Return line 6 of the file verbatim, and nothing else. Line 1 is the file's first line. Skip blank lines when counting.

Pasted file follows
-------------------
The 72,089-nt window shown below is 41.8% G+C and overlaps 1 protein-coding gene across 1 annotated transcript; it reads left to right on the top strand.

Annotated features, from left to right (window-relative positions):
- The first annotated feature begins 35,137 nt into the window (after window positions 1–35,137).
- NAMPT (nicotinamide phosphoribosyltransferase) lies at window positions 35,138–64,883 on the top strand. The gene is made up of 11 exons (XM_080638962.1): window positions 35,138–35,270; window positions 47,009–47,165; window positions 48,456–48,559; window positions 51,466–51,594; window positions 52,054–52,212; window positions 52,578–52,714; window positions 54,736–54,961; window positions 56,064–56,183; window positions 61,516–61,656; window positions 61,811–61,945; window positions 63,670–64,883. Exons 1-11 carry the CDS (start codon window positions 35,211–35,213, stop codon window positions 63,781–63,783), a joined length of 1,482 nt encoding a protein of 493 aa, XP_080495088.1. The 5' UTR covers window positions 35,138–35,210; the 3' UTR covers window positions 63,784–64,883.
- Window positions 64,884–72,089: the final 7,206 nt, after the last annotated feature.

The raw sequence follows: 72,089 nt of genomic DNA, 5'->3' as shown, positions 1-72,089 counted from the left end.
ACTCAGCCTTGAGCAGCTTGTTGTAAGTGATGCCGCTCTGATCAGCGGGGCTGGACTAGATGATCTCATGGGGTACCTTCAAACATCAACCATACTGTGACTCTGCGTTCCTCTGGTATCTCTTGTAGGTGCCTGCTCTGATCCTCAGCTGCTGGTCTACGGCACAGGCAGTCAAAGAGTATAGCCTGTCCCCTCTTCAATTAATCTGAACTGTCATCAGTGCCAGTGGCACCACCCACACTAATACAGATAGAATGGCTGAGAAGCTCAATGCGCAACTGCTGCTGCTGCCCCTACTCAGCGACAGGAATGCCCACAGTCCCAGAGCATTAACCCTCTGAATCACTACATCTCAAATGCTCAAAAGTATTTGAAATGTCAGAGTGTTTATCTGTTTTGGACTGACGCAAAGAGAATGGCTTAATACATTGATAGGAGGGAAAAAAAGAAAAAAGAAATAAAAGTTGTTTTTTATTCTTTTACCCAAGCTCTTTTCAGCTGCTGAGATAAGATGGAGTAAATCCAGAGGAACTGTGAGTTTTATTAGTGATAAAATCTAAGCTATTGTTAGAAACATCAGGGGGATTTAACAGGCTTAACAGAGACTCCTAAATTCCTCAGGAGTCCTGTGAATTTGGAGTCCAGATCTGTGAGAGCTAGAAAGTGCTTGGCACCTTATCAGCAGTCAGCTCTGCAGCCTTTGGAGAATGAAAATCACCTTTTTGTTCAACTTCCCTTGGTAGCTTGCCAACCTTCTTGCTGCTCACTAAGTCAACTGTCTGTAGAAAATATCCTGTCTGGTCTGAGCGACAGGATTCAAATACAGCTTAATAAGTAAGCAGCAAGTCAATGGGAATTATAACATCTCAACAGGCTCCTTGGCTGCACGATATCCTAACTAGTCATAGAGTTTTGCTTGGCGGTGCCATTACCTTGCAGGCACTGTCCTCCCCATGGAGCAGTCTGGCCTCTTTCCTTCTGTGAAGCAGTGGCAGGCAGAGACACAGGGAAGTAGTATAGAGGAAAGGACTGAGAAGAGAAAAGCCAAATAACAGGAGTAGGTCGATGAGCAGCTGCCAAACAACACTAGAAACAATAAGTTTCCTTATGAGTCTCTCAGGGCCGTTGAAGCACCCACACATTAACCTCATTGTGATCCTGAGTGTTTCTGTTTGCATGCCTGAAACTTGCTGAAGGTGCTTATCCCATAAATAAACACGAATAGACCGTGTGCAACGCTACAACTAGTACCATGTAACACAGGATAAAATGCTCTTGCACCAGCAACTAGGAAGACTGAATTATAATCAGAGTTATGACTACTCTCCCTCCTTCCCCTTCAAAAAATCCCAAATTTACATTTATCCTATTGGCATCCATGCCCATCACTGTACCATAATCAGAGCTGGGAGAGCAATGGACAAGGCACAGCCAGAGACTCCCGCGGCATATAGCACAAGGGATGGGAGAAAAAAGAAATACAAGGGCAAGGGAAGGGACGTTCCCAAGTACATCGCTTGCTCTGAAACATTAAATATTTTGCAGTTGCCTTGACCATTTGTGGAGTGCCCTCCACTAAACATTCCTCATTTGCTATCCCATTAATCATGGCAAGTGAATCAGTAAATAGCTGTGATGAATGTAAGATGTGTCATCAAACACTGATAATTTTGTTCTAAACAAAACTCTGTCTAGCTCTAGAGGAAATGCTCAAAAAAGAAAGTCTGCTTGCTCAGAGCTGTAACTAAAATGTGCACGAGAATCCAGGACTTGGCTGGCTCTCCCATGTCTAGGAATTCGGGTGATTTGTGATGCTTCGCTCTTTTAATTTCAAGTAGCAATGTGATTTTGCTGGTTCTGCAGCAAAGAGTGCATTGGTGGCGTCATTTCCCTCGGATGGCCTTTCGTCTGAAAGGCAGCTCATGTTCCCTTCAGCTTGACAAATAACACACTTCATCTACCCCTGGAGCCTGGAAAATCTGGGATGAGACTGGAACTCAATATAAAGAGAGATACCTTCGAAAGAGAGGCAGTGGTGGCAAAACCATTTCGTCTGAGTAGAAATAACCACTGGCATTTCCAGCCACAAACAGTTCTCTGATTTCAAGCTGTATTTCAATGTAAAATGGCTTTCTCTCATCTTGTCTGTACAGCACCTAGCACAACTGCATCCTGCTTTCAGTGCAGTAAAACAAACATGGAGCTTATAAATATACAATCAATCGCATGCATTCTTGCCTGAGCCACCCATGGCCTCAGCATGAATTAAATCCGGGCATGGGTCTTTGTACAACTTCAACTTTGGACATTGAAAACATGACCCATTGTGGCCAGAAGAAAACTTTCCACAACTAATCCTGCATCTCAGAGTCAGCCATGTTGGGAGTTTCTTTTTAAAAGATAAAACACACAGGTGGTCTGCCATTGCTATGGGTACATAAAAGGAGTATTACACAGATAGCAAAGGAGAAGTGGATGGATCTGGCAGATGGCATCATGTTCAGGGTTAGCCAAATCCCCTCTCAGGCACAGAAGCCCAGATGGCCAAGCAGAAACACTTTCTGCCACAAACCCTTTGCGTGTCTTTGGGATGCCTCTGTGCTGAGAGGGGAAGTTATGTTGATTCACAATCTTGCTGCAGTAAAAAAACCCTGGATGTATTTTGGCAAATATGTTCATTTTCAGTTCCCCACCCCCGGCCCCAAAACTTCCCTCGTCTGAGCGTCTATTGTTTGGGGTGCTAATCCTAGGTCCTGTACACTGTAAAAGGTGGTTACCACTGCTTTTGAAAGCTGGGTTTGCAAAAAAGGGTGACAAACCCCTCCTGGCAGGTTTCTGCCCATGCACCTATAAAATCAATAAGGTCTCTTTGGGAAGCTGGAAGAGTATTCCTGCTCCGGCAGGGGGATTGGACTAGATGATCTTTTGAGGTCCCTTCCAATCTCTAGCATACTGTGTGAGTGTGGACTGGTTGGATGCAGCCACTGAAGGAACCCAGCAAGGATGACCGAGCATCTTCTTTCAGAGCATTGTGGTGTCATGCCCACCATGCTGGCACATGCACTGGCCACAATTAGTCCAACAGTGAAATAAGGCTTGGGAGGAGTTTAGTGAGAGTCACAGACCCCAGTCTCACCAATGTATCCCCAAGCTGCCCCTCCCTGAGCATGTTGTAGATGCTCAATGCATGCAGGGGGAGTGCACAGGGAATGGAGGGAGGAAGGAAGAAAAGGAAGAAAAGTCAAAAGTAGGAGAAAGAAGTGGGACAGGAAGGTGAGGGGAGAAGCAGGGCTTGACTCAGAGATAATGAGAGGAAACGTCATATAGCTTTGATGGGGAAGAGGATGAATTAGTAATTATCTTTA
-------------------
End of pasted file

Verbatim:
The raw sequence follows: 72,089 nt of genomic DNA, 5'->3' as shown, positions 1-72,089 counted from the left end.